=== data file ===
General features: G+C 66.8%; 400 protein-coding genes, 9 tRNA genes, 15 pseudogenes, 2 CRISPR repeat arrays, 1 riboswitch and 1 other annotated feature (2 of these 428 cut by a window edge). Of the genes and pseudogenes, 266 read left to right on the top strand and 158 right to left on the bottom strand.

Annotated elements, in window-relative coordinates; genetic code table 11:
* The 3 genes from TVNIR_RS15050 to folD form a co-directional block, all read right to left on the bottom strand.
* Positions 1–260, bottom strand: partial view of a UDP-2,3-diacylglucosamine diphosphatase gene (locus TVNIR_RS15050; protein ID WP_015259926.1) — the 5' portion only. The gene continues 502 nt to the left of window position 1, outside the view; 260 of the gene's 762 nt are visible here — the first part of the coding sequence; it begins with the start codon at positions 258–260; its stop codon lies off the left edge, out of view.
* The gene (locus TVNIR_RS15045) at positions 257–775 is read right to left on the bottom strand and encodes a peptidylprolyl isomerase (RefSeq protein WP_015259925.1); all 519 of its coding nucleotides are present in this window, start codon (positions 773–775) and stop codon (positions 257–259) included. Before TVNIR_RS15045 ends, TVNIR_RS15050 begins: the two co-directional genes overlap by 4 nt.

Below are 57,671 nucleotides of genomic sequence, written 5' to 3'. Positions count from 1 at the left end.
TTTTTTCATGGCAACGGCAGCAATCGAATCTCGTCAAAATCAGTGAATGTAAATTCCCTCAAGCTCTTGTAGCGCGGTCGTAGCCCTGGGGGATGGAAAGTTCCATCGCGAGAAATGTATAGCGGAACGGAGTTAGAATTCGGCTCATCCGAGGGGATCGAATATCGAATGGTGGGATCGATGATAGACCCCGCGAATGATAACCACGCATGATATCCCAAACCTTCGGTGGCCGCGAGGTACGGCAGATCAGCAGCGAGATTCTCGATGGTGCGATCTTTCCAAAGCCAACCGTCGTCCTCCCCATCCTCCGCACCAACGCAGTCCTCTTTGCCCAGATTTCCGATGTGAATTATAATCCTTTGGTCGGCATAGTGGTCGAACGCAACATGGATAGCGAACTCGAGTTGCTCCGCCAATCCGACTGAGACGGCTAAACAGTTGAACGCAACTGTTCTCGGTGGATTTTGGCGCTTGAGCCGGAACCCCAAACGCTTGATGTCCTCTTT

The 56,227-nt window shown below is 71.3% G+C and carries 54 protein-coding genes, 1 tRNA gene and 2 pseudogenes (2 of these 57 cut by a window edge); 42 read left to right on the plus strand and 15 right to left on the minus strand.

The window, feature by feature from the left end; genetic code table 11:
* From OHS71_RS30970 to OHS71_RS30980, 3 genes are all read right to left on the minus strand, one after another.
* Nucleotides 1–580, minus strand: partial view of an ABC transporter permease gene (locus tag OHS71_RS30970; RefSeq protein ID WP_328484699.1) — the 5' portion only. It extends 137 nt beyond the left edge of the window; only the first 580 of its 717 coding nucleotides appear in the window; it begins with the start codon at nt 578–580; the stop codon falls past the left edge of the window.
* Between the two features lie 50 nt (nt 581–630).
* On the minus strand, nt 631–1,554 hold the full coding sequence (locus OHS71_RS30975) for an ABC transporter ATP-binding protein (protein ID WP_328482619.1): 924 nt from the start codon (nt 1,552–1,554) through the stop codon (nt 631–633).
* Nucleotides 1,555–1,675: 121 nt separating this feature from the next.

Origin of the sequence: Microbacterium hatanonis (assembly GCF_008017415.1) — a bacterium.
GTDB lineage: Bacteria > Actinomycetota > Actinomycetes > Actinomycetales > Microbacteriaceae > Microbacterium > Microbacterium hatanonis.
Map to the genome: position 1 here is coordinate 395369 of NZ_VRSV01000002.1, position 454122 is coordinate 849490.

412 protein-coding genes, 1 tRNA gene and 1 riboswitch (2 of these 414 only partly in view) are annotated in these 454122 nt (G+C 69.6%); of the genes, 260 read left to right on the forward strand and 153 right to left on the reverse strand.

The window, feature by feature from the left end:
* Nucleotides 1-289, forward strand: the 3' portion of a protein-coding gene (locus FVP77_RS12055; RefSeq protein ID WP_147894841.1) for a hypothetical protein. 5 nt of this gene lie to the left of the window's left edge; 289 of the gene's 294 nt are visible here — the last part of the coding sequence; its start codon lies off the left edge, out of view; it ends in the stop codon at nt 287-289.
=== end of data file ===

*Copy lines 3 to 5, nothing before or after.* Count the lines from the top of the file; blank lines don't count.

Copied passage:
* The 3 genes from TVNIR_RS15050 to folD form a co-directional block, all read right to left on the bottom strand.
* Positions 1–260, bottom strand: partial view of a UDP-2,3-diacylglucosamine diphosphatase gene (locus TVNIR_RS15050; protein ID WP_015259926.1) — the 5' portion only. The gene continues 502 nt to the left of window position 1, outside the view; 260 of the gene's 762 nt are visible here — the first part of the coding sequence; it begins with the start codon at positions 258–260; its stop codon lies off the left edge, out of view.
* The gene (locus TVNIR_RS15045) at positions 257–775 is read right to left on the bottom strand and encodes a peptidylprolyl isomerase (RefSeq protein WP_015259925.1); all 519 of its coding nucleotides are present in this window, start codon (positions 773–775) and stop codon (positions 257–259) included. Before TVNIR_RS15045 ends, TVNIR_RS15050 begins: the two co-directional genes overlap by 4 nt.